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|“||Let me ask you something: Why don't people trust their instincts? They sense something is wrong, someone is walking too close behind them... You knew something was wrong, but you came back into the house. Did I force you, did I drag you in? No. All I had to do was offer you a drink. It's hard to believe that the fear of offending can be stronger than the fear of pain, but, you know what? It is. And they always come willingly. And then they sit there. They know it's all over, just like you do, but somehow they still think they have a chance. Maybe if I say the right thing. Maybe if I'm polite. If I cry, if I beg. And when I see the hope draining from their face, like it is from yours right now, I can feel myself getting hard. You know, We're not that different, you and I. We both have urges. Satisfying mine requires more towels.||„|
|~ Martin Vanger.|
Martin Vanger is the main antagonist of the novel The Girl With the Dragon Tattoo, as well as its 2009 and 2011 film adaptations.
In the 2009 film, he was portrayed by Peter Haber. In the 2011 film, he was portrayed by Stellan Skarsgård, who also played Terry Glass in The Glass House, King Cerdic in King Arthur, and The Grand Duke in Cinderella.
Martin Vanger is the CEO of the Vanger Corporation, and the scion of the wealthy Vanger family. His father, Gottfried, sexually abused both Martin and his sister Harriet, and made Martin watch while he raped and murdered women. While he despised Gottfried as a "loud, garish man", Martin learned a great deal from him, and considered it his "duty" to satisfy his father's violent sexual urges.
Martin became a murderer himself at 16, killing a classmate named Lena Andersson. Soon after, Martin saw Harriet kill their father in self-defense, and threatened to expose her unless she gave in to his increasingly violent sexual demands. When Martin turned 18, his mother named Isabella sent him away to a boarding school, and Harriet thought she was finally safe - until she saw him at a local parade, having returned home for a visit. Terrified, Harriet fled Sweden and lived under another identity, and was considered legally deceased for the next 40 years.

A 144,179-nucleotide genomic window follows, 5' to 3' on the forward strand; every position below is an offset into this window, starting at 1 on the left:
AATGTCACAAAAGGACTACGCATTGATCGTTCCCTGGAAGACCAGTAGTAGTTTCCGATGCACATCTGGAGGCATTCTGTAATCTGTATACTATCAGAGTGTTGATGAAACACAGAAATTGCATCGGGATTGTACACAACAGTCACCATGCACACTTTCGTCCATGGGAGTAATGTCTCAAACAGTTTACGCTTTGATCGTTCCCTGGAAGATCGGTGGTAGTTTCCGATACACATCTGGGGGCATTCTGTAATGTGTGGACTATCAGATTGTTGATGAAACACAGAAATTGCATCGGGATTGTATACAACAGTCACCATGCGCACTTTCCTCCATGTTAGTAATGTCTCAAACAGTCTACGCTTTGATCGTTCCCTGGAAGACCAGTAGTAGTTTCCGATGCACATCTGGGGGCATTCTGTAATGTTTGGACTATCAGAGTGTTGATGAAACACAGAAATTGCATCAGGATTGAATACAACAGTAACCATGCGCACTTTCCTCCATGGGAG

Martin stalks, rapes, tortures and murders dozens of women throughout Sweden over the years, preying mostly on prostitutes. Unlike his more impulsive father, Martin is a careful, methodical killer who plans every detail of a murder in advance. He also keeps souvenirs of his murders, and writes down his fantasies of killing virtually every woman he meets.
When Martin's great-uncle Henrik hires reporter Mikael Blomkvist to solve the mystery of Harriet's disappearance, Martin befriends Blomkvist in order to throw him off track. Nevertheless, Blomkvist's assistant and lover Lisbeth Salander uncovers evidence linking Martin and Gottfried to several murders. Upon learning what Blomkvist and Salander have been doing, Martin invites Blomkvist to his house for a drink, and then takes him hostage in his homemade torture chamber in the basement. After bragging about his murders, he demands to know what happened to Harriet, but is angered when an incredulous Blomkvist replies, "You killed her." He replies that he couldn't have, as the parade traffic prevented him from getting to the Vanger family home until after Harriet had disappeared.
Just as Martin is about to kill Blomkvist, Salander appears and hits him in the face with a golf club, breaking his jaw. Martin flees in his car, with Salander in pursuit on her motorcycle. Martin drives into a fuel tanker and is trapped under it. The tanker then explodes, killing him.
- Peter Haber said in an interview on Malou Efter Tio (a Swedish talk show) that you always have to understand your character's motives and personality when playing them, but that he had a very hard time defending and understanding Vanger.